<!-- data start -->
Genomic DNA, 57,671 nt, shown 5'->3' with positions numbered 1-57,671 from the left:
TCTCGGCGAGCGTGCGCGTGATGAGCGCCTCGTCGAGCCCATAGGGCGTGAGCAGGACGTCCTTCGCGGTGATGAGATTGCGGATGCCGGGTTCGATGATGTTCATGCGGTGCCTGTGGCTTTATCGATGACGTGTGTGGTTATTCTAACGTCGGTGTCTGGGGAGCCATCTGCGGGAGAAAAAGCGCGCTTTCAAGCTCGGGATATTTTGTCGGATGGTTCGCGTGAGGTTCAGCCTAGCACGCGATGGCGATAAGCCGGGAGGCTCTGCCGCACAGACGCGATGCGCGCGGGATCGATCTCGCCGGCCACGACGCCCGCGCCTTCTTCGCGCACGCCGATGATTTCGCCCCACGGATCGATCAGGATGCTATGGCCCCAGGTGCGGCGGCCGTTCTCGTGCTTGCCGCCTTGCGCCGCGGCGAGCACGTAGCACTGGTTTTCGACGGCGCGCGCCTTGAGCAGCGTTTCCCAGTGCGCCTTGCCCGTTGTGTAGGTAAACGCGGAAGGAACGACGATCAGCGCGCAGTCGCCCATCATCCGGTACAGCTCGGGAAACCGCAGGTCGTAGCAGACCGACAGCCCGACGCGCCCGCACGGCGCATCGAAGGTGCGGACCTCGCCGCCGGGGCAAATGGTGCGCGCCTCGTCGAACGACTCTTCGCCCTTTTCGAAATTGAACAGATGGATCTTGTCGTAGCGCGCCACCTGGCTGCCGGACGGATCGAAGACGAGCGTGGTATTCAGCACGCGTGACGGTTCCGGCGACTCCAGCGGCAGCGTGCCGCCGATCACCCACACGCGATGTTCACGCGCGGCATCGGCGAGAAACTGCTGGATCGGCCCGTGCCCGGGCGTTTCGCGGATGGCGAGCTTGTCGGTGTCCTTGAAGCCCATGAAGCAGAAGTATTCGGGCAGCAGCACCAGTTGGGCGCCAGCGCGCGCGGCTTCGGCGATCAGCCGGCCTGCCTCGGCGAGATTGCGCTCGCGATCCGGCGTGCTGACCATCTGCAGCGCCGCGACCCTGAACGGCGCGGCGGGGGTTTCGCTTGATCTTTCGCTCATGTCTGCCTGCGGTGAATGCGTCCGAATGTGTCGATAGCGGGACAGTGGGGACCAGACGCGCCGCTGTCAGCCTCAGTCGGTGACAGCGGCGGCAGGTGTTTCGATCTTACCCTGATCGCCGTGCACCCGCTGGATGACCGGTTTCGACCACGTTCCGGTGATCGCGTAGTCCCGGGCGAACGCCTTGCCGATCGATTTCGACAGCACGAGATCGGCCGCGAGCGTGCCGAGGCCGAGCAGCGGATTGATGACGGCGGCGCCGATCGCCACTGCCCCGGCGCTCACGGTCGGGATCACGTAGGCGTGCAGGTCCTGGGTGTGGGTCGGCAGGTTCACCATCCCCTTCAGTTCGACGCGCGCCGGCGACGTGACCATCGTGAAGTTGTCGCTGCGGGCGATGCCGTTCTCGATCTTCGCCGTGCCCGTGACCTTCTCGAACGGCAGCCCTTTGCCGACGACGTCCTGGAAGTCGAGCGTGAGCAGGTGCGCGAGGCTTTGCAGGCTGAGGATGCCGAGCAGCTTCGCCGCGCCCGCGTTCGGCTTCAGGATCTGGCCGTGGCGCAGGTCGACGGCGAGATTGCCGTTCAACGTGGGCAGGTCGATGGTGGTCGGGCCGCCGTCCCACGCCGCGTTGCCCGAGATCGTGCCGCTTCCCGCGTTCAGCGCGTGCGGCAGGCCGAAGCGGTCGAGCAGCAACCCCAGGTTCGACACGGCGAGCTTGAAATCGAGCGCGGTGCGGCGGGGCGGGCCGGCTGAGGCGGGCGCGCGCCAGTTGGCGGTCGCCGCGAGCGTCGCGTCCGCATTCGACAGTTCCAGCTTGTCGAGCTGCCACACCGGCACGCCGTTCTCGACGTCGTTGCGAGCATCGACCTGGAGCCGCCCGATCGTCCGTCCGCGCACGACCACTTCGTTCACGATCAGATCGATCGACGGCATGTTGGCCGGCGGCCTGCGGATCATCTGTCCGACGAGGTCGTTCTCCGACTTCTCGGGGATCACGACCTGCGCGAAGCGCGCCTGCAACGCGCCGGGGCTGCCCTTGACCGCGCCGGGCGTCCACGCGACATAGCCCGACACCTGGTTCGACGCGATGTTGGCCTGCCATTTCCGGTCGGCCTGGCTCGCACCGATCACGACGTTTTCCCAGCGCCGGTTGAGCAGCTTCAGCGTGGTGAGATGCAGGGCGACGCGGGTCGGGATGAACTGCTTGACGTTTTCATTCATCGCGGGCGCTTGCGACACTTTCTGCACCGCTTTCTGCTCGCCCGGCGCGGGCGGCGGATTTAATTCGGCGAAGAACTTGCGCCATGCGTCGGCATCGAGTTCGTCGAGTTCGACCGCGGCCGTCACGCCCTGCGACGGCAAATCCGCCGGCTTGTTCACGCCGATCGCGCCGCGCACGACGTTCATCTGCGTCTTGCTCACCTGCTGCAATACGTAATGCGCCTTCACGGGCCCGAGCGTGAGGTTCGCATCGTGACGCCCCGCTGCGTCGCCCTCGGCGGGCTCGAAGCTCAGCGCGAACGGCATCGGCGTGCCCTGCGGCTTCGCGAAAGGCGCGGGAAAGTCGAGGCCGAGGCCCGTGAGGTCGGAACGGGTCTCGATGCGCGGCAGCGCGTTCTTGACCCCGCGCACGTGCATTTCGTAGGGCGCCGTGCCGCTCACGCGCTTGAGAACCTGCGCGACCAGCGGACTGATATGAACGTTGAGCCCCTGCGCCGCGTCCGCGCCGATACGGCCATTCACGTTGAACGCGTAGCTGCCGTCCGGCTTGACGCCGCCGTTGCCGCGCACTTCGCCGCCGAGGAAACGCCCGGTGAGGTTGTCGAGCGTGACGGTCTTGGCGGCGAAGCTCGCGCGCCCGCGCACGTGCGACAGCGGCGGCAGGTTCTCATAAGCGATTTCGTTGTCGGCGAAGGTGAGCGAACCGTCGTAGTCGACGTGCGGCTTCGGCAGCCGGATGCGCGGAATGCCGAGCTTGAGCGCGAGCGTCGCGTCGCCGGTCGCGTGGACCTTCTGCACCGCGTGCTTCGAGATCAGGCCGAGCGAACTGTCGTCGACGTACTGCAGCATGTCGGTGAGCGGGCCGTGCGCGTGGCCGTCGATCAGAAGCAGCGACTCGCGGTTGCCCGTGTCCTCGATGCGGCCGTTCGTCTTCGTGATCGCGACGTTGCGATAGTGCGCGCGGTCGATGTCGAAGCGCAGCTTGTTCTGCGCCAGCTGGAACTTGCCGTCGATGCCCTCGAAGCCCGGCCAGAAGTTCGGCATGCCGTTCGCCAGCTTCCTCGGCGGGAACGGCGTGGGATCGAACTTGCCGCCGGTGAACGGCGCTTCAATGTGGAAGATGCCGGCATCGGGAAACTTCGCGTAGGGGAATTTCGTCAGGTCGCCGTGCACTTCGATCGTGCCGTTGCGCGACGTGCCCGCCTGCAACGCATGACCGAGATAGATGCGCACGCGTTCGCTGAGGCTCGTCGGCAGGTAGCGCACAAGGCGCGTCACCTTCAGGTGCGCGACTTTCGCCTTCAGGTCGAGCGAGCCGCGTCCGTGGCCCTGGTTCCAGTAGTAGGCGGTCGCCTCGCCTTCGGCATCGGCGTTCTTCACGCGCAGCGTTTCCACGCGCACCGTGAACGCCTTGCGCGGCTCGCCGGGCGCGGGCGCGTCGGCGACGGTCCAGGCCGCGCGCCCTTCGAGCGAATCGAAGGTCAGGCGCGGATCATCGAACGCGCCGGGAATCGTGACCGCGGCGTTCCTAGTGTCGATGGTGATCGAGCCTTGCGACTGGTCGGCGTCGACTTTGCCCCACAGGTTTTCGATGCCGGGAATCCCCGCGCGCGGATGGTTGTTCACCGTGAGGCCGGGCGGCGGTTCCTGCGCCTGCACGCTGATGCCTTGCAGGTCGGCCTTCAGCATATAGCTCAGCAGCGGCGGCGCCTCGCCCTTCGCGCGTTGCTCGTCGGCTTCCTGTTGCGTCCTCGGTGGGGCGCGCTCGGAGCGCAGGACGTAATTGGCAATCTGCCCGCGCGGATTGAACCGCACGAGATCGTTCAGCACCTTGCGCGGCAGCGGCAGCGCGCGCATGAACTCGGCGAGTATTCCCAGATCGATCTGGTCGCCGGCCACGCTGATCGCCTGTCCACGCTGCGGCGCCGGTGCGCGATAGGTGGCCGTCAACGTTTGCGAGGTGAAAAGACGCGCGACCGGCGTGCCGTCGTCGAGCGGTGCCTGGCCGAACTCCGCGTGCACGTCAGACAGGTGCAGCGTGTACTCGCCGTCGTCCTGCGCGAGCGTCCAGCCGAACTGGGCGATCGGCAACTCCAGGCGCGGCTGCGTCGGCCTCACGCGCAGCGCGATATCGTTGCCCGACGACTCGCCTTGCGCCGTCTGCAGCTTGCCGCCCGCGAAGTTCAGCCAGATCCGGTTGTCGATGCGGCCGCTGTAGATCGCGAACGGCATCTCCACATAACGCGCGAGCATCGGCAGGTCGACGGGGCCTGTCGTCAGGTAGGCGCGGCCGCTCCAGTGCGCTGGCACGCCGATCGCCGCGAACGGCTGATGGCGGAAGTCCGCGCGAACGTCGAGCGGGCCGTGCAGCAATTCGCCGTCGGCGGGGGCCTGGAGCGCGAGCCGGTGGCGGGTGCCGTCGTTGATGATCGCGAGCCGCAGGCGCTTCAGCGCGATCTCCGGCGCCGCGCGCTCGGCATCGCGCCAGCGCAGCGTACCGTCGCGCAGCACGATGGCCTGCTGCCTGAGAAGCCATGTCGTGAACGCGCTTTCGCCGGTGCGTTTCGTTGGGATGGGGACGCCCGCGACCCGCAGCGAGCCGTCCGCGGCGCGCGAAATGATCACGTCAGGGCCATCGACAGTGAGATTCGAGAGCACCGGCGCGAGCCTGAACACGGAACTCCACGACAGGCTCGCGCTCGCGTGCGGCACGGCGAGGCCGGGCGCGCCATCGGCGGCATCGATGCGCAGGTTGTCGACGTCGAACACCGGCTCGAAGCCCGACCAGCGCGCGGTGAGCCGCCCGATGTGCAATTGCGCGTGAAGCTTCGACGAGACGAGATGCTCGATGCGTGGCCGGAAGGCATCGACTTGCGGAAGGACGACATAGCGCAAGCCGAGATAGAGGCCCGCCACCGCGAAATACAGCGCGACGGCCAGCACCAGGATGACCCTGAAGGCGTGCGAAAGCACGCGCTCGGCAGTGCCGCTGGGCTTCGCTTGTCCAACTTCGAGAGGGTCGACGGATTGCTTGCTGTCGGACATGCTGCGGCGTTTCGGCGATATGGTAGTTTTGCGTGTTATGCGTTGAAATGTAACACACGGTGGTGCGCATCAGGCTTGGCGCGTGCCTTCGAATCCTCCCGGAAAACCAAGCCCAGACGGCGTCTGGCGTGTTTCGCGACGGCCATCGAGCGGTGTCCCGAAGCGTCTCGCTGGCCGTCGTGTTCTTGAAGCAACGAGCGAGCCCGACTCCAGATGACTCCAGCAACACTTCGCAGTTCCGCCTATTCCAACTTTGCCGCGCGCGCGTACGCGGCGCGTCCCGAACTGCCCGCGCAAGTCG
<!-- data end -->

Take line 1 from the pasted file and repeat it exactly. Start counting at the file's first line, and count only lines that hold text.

Genomic DNA, 57,671 nt, shown 5'->3' with positions numbered 1-57,671 from the left: